7. Isotope shifts and coulomb displacement energies in calcium isotopes

    NASA Astrophysics Data System (ADS)

    Caurier, E.; Poves, A.; Zuker, A.

    1980-10-01

    Isotope shifts, neutron-proton radii differences and Coulomb displacement energies are calculated for calcium isotopes A = 41 to 48. A simple parametrization of the core polarization terms of the effective force in the framework of the Isospin Projected Hartree-Fock (IPHF) method leads to good agreement between theory and experiment.

  8. A scoping study on task shifting; the case of Uganda

    PubMed Central

    2014-01-01

    Background Task shifting has been implemented in Uganda for decades with little documentation. This study’s objectives were to; gather evidence on task-shifting experiences in Uganda, establish its acceptability and perceptions among health managers and policymakers, and make recommendations. Methods This was a qualitative study. Data collection involved; review of published and gray literature, and key informant interviews of stakeholders in health policy and decision making in Uganda. Data was analyzed by thematic content analysis. Results Task shifting was the mainstay of health service delivery in Uganda. Lower cadre of health workers performed duties of specialized health workers. However, Uganda has no task shifting policy and guidelines, and task shifting was practiced informally. Lower cadre of health workers were deemed to be incompetent to handle shifted roles and already overworked, and support supervision was poor. Advocates of task shifting argued that lower cadre of health workers already performed the roles of highly trained health workers. They needed a supporting policy and support supervision. Opponents argued that lower cadre of health workers were; incompetent, overworked, and task shifting was more expensive than recruiting appropriately trained health workers. Conclusions Task shifting was unacceptable to most health managers and policy makers because lower cadres of health workers were; incompetent, overworked and support supervision was poor. Recruitment of existing unemployed well trained health workers, implementation of human resource motivation and retention strategies, and government sponsored graduates to work for a defined mandatory period of time were recommended. PMID:24754917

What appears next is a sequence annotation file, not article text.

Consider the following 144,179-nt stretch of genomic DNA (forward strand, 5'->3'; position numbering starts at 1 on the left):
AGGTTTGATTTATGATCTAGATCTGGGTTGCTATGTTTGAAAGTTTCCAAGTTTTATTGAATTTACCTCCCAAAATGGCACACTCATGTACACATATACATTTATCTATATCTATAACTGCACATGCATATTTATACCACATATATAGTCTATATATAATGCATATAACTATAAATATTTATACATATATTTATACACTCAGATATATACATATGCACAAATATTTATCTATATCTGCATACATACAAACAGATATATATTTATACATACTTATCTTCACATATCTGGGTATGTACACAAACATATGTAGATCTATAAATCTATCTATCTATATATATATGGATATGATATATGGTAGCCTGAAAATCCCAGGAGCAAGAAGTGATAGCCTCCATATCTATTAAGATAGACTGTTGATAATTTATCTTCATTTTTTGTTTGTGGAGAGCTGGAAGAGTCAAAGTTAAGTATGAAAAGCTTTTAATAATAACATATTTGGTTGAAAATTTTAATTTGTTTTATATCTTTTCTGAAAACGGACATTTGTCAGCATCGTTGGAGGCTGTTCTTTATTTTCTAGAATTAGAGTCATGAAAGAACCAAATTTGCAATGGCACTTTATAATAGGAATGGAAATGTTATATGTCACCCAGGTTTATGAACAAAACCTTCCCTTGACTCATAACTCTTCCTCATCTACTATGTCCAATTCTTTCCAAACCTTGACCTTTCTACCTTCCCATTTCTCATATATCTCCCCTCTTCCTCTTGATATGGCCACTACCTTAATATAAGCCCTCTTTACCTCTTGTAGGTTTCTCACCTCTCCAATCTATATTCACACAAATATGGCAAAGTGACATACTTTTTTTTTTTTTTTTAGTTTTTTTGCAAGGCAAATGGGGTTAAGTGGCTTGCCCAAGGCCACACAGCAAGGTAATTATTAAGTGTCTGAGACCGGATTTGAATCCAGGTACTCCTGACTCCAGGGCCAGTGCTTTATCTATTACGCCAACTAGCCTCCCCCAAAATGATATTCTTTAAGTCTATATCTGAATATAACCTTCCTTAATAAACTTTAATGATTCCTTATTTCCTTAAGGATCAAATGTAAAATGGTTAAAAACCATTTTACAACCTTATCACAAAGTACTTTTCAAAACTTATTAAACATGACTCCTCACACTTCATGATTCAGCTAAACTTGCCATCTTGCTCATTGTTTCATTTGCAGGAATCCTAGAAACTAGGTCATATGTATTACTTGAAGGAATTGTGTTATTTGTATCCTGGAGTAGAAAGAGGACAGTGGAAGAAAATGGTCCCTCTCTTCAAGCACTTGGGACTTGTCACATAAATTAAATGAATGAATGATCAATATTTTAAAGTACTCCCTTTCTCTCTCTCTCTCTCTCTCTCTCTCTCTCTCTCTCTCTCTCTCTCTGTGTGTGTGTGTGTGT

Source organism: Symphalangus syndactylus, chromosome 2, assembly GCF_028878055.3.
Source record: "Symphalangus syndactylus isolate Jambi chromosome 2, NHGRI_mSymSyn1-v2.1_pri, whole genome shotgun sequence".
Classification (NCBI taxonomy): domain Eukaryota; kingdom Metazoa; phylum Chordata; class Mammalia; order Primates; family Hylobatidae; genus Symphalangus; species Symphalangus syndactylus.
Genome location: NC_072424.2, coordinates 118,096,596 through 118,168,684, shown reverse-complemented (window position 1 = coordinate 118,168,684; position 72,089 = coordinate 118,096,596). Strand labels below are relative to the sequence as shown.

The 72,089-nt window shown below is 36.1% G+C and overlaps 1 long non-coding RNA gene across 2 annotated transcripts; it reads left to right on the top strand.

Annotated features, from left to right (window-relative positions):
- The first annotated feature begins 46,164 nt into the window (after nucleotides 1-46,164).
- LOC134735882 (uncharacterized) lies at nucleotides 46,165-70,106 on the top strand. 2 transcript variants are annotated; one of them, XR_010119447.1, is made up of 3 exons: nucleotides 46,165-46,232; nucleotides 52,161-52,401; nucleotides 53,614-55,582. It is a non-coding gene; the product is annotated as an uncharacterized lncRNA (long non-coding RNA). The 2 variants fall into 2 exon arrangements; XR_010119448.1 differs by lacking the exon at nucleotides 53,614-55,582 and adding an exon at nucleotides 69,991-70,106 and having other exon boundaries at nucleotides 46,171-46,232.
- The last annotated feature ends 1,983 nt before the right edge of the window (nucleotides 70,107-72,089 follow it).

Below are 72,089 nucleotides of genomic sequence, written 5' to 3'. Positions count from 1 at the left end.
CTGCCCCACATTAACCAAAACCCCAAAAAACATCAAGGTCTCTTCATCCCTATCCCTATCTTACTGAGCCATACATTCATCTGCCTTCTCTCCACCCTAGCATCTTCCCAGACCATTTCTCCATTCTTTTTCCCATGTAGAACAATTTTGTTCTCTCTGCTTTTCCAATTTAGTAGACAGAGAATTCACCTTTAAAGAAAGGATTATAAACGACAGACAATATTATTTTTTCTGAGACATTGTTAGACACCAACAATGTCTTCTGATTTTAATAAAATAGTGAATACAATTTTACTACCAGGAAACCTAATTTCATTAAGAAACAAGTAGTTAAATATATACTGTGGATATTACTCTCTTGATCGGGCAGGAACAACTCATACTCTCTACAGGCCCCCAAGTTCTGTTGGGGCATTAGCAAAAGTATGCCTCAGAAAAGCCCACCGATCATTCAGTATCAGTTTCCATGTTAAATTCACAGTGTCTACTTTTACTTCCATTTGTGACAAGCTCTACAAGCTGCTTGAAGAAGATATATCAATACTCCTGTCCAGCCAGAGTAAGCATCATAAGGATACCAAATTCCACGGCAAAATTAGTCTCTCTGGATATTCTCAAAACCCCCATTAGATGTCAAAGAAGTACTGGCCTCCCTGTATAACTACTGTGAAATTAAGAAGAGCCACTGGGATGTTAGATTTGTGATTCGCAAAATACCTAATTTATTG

9. Zero-shifted accelerometer outputs

    NASA Astrophysics Data System (ADS)

    Galef, Arnold

    1986-08-01

    It is claimed that the commonly appearing zero-shift in pyroshock data is usually a symptom of a malfunctioning measurement system, so that the data can not be repaired (by high-pass filtering or equivalent) unless tests can be devised that permit the demonstration that the system is operating in a linear mode in all respects other than the shift. The likely cause of the zero-shift and its prevention are discussed.

  10. Generalized harmonic spatial coordinates and hyperbolic shift conditions

    SciTech Connect

    Alcubierre, Miguel; Corichi, Alejandro; Nunez, Dario; Salgado, Marcelo; Gonzalez, Jose A.; Reimann, Bernd

    2005-12-15